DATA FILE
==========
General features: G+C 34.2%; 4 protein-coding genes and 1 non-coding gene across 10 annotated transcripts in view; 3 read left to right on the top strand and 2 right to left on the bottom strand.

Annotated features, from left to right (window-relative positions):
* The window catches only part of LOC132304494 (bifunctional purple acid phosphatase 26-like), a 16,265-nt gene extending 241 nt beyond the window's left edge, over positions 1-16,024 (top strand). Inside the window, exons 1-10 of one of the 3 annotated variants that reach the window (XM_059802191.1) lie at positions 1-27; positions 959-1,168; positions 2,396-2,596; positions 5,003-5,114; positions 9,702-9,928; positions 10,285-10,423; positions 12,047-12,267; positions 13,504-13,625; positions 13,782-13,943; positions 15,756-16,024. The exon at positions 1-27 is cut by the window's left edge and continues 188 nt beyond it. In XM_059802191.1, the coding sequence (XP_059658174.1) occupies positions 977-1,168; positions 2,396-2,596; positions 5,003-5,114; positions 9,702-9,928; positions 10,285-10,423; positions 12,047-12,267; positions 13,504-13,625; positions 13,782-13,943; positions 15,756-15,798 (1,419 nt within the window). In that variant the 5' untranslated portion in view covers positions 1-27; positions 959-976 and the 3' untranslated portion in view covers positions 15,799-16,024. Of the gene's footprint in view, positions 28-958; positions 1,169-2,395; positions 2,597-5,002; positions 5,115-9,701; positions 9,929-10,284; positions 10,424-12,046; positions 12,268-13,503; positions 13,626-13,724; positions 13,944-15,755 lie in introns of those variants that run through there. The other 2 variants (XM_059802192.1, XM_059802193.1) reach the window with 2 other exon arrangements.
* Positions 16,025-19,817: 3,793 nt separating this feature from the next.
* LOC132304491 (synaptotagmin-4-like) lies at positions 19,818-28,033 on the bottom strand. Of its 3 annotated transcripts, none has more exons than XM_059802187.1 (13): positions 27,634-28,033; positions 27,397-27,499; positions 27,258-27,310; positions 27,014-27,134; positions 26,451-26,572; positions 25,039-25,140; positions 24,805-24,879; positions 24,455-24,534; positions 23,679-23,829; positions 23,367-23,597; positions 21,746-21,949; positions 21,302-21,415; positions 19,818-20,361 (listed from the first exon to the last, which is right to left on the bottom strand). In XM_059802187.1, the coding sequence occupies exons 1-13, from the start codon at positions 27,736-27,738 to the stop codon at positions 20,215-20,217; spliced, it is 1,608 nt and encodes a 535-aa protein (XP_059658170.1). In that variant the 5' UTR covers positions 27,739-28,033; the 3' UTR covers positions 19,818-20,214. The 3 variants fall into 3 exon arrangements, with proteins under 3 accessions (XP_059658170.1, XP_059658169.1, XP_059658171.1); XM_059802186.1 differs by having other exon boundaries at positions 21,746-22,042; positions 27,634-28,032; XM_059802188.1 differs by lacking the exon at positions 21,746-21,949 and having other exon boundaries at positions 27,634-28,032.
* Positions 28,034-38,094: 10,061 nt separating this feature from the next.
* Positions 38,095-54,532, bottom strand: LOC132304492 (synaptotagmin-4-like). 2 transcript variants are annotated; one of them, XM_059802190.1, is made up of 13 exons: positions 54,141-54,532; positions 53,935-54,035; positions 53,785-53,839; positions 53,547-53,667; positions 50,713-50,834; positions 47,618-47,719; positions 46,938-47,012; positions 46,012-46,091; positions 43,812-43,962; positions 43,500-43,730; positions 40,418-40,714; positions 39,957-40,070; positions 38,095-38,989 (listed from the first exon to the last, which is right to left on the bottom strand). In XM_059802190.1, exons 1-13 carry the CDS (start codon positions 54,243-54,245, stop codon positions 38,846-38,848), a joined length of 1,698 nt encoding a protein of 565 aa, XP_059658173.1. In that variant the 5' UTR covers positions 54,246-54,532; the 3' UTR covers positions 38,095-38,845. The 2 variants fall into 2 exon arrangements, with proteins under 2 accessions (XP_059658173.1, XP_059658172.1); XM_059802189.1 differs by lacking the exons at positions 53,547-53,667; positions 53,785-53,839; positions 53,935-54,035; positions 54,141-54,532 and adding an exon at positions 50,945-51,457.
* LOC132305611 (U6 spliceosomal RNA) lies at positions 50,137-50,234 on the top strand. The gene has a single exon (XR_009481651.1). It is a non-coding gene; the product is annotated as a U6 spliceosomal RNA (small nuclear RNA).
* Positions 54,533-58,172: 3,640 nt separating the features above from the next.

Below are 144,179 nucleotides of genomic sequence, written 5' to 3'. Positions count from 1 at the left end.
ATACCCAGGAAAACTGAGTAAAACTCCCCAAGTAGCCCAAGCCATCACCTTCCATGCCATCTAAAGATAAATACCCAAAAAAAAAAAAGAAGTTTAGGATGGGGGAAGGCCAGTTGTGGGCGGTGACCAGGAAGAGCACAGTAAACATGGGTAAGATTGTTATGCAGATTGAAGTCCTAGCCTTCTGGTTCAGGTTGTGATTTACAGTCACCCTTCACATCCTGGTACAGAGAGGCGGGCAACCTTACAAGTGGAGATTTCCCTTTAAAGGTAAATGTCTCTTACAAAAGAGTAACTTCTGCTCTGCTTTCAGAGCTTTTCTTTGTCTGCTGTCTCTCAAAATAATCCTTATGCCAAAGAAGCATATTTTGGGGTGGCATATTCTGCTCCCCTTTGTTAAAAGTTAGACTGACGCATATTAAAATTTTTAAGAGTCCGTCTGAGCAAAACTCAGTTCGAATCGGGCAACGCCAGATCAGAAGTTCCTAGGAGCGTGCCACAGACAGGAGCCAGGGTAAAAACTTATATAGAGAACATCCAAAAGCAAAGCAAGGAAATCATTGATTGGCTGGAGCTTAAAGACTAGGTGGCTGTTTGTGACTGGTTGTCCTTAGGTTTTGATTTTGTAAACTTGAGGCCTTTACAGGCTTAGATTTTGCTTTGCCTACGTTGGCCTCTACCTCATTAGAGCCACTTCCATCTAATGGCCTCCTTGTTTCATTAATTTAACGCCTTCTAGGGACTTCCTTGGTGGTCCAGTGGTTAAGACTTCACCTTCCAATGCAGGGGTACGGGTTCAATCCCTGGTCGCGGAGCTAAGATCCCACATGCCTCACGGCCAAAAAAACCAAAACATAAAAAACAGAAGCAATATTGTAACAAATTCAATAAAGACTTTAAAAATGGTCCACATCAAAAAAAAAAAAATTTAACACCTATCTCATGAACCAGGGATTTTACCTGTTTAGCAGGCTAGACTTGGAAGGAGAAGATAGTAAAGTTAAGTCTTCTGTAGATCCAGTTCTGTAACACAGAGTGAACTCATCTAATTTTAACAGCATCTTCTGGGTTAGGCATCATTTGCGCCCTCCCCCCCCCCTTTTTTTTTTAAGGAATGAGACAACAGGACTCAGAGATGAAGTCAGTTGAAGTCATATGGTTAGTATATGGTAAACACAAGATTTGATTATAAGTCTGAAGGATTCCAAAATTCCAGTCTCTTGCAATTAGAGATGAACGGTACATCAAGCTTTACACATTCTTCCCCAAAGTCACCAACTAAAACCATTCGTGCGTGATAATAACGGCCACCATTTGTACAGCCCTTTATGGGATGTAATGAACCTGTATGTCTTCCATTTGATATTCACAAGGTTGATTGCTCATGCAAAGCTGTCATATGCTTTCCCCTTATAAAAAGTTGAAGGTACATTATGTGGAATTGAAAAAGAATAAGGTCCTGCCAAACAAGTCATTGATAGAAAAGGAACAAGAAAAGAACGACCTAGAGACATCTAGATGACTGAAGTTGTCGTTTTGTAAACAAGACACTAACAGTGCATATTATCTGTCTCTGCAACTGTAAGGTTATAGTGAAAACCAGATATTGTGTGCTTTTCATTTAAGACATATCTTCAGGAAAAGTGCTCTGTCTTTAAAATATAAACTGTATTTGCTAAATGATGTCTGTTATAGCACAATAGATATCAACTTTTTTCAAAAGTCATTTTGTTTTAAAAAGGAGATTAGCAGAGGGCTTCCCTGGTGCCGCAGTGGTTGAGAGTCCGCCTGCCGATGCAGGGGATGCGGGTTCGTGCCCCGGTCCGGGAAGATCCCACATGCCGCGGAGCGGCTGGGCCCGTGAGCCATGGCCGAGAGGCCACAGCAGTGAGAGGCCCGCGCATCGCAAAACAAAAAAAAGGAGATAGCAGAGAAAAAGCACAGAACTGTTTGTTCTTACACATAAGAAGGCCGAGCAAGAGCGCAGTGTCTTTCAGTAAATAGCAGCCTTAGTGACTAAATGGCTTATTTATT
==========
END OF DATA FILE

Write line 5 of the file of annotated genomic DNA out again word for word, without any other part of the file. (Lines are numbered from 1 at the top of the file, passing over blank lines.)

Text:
* LOC132304491 (synaptotagmin-4-like) lies at positions 19,818-28,033 on the bottom strand. Of its 3 annotated transcripts, none has more exons than XM_059802187.1 (13): positions 27,634-28,033; positions 27,397-27,499; positions 27,258-27,310; positions 27,014-27,134; positions 26,451-26,572; positions 25,039-25,140; positions 24,805-24,879; positions 24,455-24,534; positions 23,679-23,829; positions 23,367-23,597; positions 21,746-21,949; positions 21,302-21,415; positions 19,818-20,361 (listed from the first exon to the last, which is right to left on the bottom strand). In XM_059802187.1, the coding sequence occupies exons 1-13, from the start codon at positions 27,736-27,738 to the stop codon at positions 20,215-20,217; spliced, it is 1,608 nt and encodes a 535-aa protein (XP_059658170.1). In that variant the 5' UTR covers positions 27,739-28,033; the 3' UTR covers positions 19,818-20,214. The 3 variants fall into 3 exon arrangements, with proteins under 3 accessions (XP_059658170.1, XP_059658169.1, XP_059658171.1); XM_059802186.1 differs by having other exon boundaries at positions 21,746-22,042; positions 27,634-28,032; XM_059802188.1 differs by lacking the exon at positions 21,746-21,949 and having other exon boundaries at positions 27,634-28,032.